Asperger’s disorder (AD) is a disruption in the formation of the child’s physical and or psychological development and recognizing these, the disorder was separated from Autism in 1944, to provide a basis for each child to get the proper care. All children with Asperger Disorder will show some traits in these three categories; impaired social skills, trouble communicating with others and a pattern of behavior, interest, and activities’ will be limited and recurring; they become obsessed with a single theme. Usually the child will have the normal communication skills in the beginning years. They will be using single words by age one. They just will not be using them in the normal way. When doctors are testing for this disorder, they are looking for specific behaviors or skills that are either present or absent. If the right services are available, Asperser’s children will show significant improvement in language
Meaning and Causes Autism is a brain disorder that is characterized by slow and difficult comprehension of spoken and non-verbal communication and repetition of behaviors. Autism is normally noticed in the first two years of a child (Myers & Johnson, 2007). Asperger syndrome is an autistic disorder that has almost the same similarities with autism. People with Asperger syndrome have little comprehension of the world and its surroundings and poor communication with other people. People with Asperger syndrome are hard to recognize, as they do not show on their outward appearances. They are average or above average intellectually and have fewer problems in terms of speech and specific learning disabilities unlike in autism. These difficulties include dyslexia, epilepsy, and attention
It is estimated that 1 in 500 people have been diagnosed with Asperger’s Disorder. (www.aane.org) Other sites estimate as many as 1 in 88 children diagnosed with Autism Spectrum Disorder. It makes you wonder why? Why now? Has something changed to cause the rise in diagnosed cases of Asperger’s, or has it been like this always and we are just now diagnosing and tracking this disorder. I have a personal interest in this subject because my younger brother was diagnosed with Asperger’s seven years ago. When he was diagnosed my mother researched all that she could and became an advocate for him. Although the information has always been available to me, I found myself questioning so much about what I do and do not understand about Asperger’s. In this report I hope to outline what I have discovered and answer questions such as: What is Asperger’s Syndrome? Who is affected by Asperger’s Syndrome? How are their lives changed? As well as other questions.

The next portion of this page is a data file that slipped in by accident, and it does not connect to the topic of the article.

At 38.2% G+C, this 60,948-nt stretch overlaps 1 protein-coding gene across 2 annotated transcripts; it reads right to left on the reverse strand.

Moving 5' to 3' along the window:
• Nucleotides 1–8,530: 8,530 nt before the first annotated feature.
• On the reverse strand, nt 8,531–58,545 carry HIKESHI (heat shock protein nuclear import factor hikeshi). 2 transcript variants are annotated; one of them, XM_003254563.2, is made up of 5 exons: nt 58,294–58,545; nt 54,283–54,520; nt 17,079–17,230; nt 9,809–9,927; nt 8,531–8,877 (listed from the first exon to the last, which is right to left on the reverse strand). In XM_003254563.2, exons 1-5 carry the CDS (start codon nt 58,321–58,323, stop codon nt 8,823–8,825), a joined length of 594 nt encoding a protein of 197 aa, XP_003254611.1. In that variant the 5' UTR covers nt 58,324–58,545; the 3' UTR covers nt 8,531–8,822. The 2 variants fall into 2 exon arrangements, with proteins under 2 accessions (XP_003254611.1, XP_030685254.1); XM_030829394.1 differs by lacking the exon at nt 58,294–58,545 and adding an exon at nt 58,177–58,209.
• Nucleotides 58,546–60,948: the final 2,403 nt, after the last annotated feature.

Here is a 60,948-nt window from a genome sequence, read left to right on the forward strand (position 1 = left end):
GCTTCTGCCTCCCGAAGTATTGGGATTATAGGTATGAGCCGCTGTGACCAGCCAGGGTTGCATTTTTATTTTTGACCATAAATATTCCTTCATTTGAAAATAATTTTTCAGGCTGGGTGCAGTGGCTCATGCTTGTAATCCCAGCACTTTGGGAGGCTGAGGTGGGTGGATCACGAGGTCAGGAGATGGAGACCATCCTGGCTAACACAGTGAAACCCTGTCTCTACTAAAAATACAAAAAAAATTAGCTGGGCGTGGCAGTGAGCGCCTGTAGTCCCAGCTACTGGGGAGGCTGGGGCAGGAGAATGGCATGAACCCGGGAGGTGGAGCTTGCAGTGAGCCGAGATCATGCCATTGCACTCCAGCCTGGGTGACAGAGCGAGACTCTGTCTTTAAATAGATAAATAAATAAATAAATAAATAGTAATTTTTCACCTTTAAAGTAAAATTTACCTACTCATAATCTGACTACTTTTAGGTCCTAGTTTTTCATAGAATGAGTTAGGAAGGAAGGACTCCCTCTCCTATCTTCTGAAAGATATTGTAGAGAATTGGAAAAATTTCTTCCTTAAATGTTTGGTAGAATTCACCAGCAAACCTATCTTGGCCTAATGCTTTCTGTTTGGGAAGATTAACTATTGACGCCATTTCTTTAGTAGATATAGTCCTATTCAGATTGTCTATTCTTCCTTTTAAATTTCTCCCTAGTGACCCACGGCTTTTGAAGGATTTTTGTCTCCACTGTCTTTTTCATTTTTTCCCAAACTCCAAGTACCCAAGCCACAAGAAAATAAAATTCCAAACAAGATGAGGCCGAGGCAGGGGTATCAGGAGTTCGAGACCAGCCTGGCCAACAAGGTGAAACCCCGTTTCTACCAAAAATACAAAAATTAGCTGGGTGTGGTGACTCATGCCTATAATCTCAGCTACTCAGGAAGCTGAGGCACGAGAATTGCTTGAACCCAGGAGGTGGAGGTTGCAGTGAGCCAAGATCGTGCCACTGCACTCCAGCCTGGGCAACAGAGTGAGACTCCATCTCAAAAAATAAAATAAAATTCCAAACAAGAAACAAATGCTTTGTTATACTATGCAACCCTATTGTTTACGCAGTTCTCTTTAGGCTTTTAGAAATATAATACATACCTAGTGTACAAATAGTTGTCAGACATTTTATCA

Asperger’s can have an impact on a child physically, cognitively, socially and psychologically. Although, there are minor physiological impacts on the person with Asperger’s they are still present. They include lack of eye contact, facial expressions, body posture and a physical awkwardness or clumsiness (Calero 2015). They also may have difficulty with fine and or gross motor skills. In regards to the cognitive impact, there hasn’t been much research done, but according to Marcus L. Thomeer’s research study, he found “there is no clinically significant delay in cognitive development or in the development of age-appropriate self-help skills, adaptive behavior (other than in social interaction), and curiosity about the environment in childhood” (Thomeer, 2012). Most children with AS have average or above average intelligence.
Asperger’s Syndrome Asperger’s Syndrome is an Autism Spectrum Disorder that was not widely known until the 1980s and is still not well known by many people. In most cases, Asperger’s syndrome can be identified by the symptoms; however, because it is not well known, these symptoms may initially point to another